Wednesday, 1 February 2006

Fluoride in Drinking-Water By J. Fawell, K. Bailey, J. Chilton, E. Dahi, L. Fewtrell and Y. Magara

The first WHO publication dealing specifically with drinking-water quality was published in 1958 as International Standards for Drinking-water (WHO, 1958). It was subsequently revised in 1963 and in 1971 under the same title (WHO, 1963, 1971). In 1984–85, the first edition of the WHO Guidelines for Drinking-water Quality was published. The philosophy and content of the Guidelines constituted a significant departure from the previous International Standards. The basic premise of the Guidelines was that they are not standards as such, but should be used as a basis for setting national or regional standards taking into account local social, cultural, environmental and economic considerations.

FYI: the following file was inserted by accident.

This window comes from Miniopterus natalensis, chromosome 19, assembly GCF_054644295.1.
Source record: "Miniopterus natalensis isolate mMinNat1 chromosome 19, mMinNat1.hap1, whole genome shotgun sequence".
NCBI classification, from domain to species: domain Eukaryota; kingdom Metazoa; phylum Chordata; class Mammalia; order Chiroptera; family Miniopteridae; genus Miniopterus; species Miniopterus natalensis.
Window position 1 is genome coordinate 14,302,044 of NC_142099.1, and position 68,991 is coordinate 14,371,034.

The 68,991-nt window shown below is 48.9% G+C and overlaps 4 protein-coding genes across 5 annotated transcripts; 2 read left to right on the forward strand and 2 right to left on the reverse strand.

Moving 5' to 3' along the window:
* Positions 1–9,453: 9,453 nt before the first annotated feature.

In 1989, work was started on a second edition of the Guidelines for Drinking-water Quality (GDWQ) which was published in three volumes: Volume 1 Recommendations (WHO, 1993), Volume 2 Health Criteria and Other Supporting Information (WHO, 1996) and Volume 3 Surveillance and Control of
Community Supplies (WHO, 1997) with Addenda published in 1998 and 2002 (WHO, 1998, 2002). A fully revised edition of Volume 1 Recommendations was published in 2004 (WHO, 2004). The primary aim of the Guidelines for Drinking-water Quality is the protection of public health. The GDWQ provide an assessment of the health risk presented by micro-organisms and chemicals present in drinking-water. This assessment can then be applied to the development and implementation of national standards for drinking-water quality. In addition, in response to demands from Member States, the Guidelines have always included guidance material concerning specific problems related to small community supplies.

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